After 10 years as executive director, he returned home to Oregon. Though SigEp was no longer a full-time job for Maddox, he continued to regularly invest full-time hours into the Fraternity he loved. He was immediately recruited to join the board of directors for SigEp National Housing, and he lent his time and expertise to the Oregon Chapter, as well as a number of national committees. For 12 years, Maddox served as president and treasurer of the Oregon Beta AVC. In 2011, he became president of SigEp National Housing’s board. Under his leadership, dozens of new building projects and renovations have been completed, providing safe, modern living-learning environments for chapters across the country.
When Maddox was called to the Conclave stage to accept the Order of the Golden Heart, the extent of his impact on the lives of brothers was apparent. Brothers from chapters nationwide waved greetings and reached out to shake hands with him as he approached the stage with a wide smile. Upon accepting the award, he offered a simple, but heartfelt, acknowledgement of his Oregon Alpha Chapter: “I wouldn’t be here if they weren’t there.” Then, expressing what the brotherhood has meant to him over the years, Maddox said, “I look around the room … and many of you are people who at times of great sadness and great pleasures, you’ve shared that with me. So thank you so much.”
Richard “Dick” Rodgers
In his nearly 30 years as chapter counselor for the Georgia Tech Chapter, Dick Rodgers, Illinois ’49, has been a tireless source of wisdom and leadership. After moving to Georgia for professional reasons, he eagerly accepted the opportunity to give back to his Fraternity and share his knowledge of life and SigEp with the Georgia Tech brothers. Even as he built a successful career in marketing, Rodgers remained a mentor and confidant for brothers during their time on campus and after graduation.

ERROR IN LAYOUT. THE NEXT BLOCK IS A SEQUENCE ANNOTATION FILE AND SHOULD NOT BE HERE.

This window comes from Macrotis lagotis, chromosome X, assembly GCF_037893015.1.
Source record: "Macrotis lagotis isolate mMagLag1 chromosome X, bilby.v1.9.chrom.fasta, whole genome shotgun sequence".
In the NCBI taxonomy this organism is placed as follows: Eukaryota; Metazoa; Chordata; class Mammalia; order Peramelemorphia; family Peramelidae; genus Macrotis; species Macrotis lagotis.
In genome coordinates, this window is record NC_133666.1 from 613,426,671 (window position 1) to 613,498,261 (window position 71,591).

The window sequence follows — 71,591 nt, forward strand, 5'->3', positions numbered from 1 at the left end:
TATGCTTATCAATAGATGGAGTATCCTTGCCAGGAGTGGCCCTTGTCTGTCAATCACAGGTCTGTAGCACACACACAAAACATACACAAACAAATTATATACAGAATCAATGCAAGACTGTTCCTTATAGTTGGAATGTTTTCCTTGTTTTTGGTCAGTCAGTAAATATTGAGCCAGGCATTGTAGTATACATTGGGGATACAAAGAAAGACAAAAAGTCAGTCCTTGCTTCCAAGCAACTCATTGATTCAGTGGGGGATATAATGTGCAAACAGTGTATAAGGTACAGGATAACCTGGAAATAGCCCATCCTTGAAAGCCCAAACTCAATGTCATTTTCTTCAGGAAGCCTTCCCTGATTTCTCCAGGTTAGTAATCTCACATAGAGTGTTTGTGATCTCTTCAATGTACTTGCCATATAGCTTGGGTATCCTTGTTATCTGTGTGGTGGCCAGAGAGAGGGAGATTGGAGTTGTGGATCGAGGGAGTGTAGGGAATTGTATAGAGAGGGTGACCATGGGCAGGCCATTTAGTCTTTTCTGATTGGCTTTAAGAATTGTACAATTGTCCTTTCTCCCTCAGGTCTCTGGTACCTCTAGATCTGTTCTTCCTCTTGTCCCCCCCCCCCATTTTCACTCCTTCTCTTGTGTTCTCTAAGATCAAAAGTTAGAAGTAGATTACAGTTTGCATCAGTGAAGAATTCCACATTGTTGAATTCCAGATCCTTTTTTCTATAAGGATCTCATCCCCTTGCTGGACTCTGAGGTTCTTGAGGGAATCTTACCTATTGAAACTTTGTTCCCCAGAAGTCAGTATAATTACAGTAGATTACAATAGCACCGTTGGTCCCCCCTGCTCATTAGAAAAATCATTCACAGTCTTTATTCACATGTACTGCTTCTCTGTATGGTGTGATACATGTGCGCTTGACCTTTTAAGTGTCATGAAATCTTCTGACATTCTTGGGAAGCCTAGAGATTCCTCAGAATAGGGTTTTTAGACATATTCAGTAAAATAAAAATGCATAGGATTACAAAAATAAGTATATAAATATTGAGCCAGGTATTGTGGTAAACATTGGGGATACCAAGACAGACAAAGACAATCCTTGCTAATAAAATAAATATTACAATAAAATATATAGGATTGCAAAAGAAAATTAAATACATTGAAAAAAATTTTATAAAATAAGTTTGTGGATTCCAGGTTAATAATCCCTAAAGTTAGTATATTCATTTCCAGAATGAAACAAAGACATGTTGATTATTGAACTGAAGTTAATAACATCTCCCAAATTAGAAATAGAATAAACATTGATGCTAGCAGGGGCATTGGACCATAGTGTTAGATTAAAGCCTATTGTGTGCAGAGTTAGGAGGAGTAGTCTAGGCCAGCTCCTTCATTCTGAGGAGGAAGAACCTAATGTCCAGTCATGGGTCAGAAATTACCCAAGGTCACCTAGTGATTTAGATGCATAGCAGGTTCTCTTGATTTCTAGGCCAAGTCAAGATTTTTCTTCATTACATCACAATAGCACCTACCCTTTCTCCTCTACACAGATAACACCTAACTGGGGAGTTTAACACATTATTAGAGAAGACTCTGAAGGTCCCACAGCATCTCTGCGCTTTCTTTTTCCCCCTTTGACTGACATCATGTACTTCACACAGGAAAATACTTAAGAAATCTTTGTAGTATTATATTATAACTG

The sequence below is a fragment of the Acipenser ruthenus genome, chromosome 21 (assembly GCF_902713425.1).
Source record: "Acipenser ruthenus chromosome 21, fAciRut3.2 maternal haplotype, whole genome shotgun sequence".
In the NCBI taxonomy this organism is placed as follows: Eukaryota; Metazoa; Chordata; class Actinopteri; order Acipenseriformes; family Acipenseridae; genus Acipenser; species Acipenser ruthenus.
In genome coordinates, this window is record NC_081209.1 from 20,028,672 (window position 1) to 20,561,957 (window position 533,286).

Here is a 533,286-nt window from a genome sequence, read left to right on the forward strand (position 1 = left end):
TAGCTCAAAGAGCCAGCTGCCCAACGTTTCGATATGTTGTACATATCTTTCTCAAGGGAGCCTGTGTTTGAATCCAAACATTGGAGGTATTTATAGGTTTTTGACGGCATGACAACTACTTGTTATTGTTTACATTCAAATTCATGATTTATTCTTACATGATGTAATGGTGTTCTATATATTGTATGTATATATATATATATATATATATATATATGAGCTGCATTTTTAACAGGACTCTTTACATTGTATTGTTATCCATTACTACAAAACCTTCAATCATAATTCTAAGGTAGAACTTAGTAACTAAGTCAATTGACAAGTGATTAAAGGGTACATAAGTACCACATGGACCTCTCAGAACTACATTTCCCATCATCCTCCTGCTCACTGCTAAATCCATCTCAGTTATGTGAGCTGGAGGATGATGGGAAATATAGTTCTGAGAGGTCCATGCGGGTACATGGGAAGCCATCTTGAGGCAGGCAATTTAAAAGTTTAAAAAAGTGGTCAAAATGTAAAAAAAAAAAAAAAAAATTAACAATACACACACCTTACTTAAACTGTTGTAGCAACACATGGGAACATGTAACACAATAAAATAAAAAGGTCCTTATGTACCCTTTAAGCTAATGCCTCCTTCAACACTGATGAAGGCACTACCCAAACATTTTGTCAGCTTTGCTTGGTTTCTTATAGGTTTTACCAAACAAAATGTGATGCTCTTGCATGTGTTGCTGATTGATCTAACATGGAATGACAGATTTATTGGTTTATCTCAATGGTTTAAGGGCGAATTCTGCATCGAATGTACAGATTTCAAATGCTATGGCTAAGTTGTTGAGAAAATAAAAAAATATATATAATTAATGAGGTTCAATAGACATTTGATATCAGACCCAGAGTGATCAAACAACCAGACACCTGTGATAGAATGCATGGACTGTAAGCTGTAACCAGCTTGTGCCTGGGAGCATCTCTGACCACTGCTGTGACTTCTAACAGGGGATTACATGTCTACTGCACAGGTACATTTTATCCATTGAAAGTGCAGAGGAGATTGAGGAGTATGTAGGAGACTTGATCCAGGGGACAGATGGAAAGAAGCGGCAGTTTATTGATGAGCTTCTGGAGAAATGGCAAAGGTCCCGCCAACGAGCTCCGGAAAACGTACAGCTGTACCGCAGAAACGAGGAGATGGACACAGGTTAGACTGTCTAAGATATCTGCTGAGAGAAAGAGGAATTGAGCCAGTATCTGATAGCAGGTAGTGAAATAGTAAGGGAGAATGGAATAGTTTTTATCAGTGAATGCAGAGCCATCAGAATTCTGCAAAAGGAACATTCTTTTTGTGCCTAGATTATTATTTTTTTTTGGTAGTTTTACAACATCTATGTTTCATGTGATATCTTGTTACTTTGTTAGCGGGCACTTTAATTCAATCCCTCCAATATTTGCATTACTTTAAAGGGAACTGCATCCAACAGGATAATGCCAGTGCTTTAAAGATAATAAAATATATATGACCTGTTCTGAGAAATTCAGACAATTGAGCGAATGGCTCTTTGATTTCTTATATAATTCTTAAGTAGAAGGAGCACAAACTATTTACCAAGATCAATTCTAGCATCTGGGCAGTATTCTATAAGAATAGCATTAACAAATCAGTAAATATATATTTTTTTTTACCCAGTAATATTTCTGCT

He mentored the chapter as it transitioned to the Balanced Man Program and provided support that has helped the brothers earn recognition from the university and national Fraternity. During his volunteer tenure, Georgia Tech has been awarded the Buchanan Cup, earned accreditation as a Residential Learning Community and received multiple Chapter Home of the Year Awards.
Over the years, Rodgers fostered an environment where scholarship was a priority. Today, the brothers of Georgia Tech enjoy the highest GPA in the chapter’s history—a feat that’s even more commendable, given that it’s nearly four-tenths above the all-campus average. The chapter’s membership has increased, as well, and is now at its highest since 1993.
In his role as mentor, Rodgers sought to expose the Georgia Tech brothers to new ideas and unique opportunities. During the run-up to the 1996 Olympic Games in Atlanta, he realized the chapter should have a chance to be part of the once-in-a-lifetime event. As a member of the Olympic Village Housing Committee, he helped ensure the SigEp chapter house became part of the village. This meant brothers had to undergo several months of training to learn the finer points of etiquette and cultural awareness necessary to host foreign dignitaries. But the hard work paid off as the Games opened and the Georgia Tech Chapter welcomed athletes and coaches from Luxembourg and San Marino. The experience not only expanded the worldview of the young SigEps, but also brought national and international attention to the chapter.
Rodgers never shied away from taking on necessary projects that fell outside his official duties as chapter counselor. Prior to the Olympics, back in the early 1990s, the chapter facility needed major renovations. Determined to provide the best environment for his younger brothers, Rodgers helmed a successful $1 million capital campaign. The end result provided the atmosphere needed to enhance fellowship and learning in the chapter. A decade later, Rodgers led a second capital campaign to make further improvements to the residence. Today, the chapter library is named in his honor.
Those fortunate to see Rodgers inducted into the Order of the Golden Heart expressed their admiration with hearty applause. As he received SigEp’s highest honor, Rodgers referred to himself by his Grand Chapter roll number, a nod to the belief that he remains just one of the many capable leaders in a brotherhood that has grown well past 319,000.